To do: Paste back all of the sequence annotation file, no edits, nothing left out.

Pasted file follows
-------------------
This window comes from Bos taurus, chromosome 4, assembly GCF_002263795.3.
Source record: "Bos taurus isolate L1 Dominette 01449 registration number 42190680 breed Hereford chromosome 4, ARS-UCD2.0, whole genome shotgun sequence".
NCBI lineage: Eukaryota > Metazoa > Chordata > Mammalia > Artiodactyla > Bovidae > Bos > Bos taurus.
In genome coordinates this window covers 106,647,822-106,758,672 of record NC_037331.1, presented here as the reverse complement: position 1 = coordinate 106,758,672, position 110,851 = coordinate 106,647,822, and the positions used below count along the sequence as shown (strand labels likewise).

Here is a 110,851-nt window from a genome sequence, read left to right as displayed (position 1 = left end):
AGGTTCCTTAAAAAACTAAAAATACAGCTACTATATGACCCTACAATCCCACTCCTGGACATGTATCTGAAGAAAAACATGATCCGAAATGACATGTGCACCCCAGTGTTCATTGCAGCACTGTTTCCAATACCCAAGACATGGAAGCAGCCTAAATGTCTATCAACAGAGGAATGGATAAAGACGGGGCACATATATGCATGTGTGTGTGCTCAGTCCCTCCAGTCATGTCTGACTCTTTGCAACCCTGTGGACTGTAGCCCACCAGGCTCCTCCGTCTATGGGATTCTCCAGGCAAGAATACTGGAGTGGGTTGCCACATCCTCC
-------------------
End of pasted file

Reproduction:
This window comes from Bos taurus, chromosome 4, assembly GCF_002263795.3.
Source record: "Bos taurus isolate L1 Dominette 01449 registration number 42190680 breed Hereford chromosome 4, ARS-UCD2.0, whole genome shotgun sequence".
NCBI lineage: Eukaryota > Metazoa > Chordata > Mammalia > Artiodactyla > Bovidae > Bos > Bos taurus.
In genome coordinates this window covers 106,647,822-106,758,672 of record NC_037331.1, presented here as the reverse complement: position 1 = coordinate 106,758,672, position 110,851 = coordinate 106,647,822, and the positions used below count along the sequence as shown (strand labels likewise).

Here is a 110,851-nt window from a genome sequence, read left to right as displayed (position 1 = left end):
AGGTTCCTTAAAAAACTAAAAATACAGCTACTATATGACCCTACAATCCCACTCCTGGACATGTATCTGAAGAAAAACATGATCCGAAATGACATGTGCACCCCAGTGTTCATTGCAGCACTGTTTCCAATACCCAAGACATGGAAGCAGCCTAAATGTCTATCAACAGAGGAATGGATAAAGACGGGGCACATATATGCATGTGTGTGTGCTCAGTCCCTCCAGTCATGTCTGACTCTTTGCAACCCTGTGGACTGTAGCCCACCAGGCTCCTCCGTCTATGGGATTCTCCAGGCAAGAATACTGGAGTGGGTTGCCACATCCTCC